15. 15. The precision imperative bearing factors such as price, availability and the preferences of other family members have on the purchases that consumers actually make – and we can furnish clients with clear recommendations on what additional share can be achieved by adjusting different market levers. Similarly, if we are to provide a business with a truly precise understanding of its own customers, we need to move rapidly beyond the assumption that those customers are equally valuable, or even that customers who spend the same amount represent the same potential for future growth. And we need to demand more than just Net Promoter Scores when it comes to measuring the strength of customer advocacy; a precision approach understands each individual customer in terms of their various networks and the role they play within them. Share this ■■ Context rediscovered Besides being individuals, human beings are contextual creatures. And our context involves not just our environment but also our cultural situation and mind-set. No insight can be precise and complete unless it understands information in its full, relevant context. And yet the context of our actions is often excluded from the way that they are studied. If anything, traditional quantitative research appears to see the absence of context as a good thing, as if it somehow increases perceived objectivity. Taking information out of context can seem like a tempting way to simplify a complex world. But blinding ourselves to context ensures blinkered analysis and invites bad planning. When taken out of context, information streams can result in automated responses that are a lot less precise than brands and companies believe them to be. Is it really smart to assume that every phone owner passing a Starbucks is keen to be served an offer for a free coffee, or that every user Intelligence Applied – special edition Autumn 2013 15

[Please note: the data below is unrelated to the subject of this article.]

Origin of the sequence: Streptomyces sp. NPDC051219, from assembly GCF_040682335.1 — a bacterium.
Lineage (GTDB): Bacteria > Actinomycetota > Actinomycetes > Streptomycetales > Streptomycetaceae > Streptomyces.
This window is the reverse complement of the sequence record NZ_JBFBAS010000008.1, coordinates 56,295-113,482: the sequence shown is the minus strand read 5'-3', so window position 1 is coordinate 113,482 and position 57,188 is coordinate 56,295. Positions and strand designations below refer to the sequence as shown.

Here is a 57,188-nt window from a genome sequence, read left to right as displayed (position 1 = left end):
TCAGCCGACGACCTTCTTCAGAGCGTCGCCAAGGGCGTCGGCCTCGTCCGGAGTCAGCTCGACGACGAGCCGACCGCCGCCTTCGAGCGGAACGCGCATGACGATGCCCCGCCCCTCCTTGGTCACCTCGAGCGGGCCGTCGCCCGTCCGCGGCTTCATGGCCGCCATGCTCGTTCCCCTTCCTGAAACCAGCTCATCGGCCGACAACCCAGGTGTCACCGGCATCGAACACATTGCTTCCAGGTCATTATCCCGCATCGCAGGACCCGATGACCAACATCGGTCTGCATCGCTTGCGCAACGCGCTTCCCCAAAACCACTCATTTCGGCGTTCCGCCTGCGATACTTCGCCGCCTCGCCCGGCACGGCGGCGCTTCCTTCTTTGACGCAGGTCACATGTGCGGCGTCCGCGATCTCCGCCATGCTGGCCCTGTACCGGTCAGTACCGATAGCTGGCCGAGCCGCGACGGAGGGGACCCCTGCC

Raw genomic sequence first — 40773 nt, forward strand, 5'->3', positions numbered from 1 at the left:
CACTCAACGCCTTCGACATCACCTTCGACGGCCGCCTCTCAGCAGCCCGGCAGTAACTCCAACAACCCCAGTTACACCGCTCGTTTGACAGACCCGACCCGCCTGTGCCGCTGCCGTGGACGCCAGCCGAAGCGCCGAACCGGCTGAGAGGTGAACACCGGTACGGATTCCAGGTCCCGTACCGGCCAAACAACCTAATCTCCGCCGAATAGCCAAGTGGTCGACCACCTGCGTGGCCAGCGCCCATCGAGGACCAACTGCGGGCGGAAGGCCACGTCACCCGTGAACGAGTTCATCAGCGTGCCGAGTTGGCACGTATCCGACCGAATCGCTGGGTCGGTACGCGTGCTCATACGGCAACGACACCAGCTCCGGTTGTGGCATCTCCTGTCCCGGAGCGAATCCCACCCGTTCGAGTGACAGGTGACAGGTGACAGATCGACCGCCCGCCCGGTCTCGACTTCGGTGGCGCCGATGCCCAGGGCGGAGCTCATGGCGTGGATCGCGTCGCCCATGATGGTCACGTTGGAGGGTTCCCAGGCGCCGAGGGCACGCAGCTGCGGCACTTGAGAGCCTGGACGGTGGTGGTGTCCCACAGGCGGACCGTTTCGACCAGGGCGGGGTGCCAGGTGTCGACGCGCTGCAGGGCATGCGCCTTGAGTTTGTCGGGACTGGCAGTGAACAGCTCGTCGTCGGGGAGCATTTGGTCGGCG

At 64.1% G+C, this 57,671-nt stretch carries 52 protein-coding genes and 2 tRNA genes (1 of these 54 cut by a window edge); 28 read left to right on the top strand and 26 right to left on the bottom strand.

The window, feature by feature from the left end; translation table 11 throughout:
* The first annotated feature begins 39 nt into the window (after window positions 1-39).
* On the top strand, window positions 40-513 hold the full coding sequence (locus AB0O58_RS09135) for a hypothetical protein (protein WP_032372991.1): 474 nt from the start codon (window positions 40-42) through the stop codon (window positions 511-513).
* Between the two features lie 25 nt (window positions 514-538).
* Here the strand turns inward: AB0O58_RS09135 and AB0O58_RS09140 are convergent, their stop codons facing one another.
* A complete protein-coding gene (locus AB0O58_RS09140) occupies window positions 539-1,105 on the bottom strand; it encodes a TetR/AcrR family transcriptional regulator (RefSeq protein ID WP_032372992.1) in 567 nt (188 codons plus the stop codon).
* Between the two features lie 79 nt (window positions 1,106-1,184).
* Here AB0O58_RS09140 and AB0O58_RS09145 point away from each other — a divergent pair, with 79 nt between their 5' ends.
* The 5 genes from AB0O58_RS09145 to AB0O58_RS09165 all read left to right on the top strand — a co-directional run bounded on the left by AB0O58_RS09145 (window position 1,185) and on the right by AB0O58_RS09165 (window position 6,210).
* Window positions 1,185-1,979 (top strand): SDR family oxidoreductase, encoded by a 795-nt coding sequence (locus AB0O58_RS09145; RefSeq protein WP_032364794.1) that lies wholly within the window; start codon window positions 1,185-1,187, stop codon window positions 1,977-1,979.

16. 16. The precision imperative accessing an airline site from a German ISP requires the site to be delivered in German? False insight that embeds generalisations and assumptions can cause significant damage to brand relationships in an era when consumers have come to expect relevant, meaningful and personalised experiences at all times and through all media. Tracking shows that 41 percent of mobile web users make use of wi-fi networks that are not recorded in operator figures. When viewed in this context, our slice of Big Data is suddenly far less representative than it first appears. This is not to say that the operator data is not useful, but taken out of context it could be dangerously misleading.1 ■■ Precision understanding in the Big Data era The increasing volume and velocity of data provides us with a more detailed record of what is happening – but only if we pay careful attention to what it means and can integrate it with other relevant data sources. The growing need to respond to such data in real time means we must often rely on analytical models; it is essential that these are carefully tailored to reflect our precise understanding of the ways in which different sets of data relate to one another. 1 Applying precision to the research process A precise understanding of markets and opportunities requires an exact view of the way that individuals behave in particular contexts. Unfortunately, a research industry accustomed to dealing in averages is very bad at delivering this. We have become far too comfortable with the fact that data can be roughly valid at aggregate level but wholly wrong about individual people, about who does what and why. Read more about our perspective on making Big Data valuable on page 38 In the records of mobile phone operators, for example, we appear to have a fairly exhaustive record of mobile internet consumption – or do we? Share this Intelligence Applied – special edition Autumn 2013 16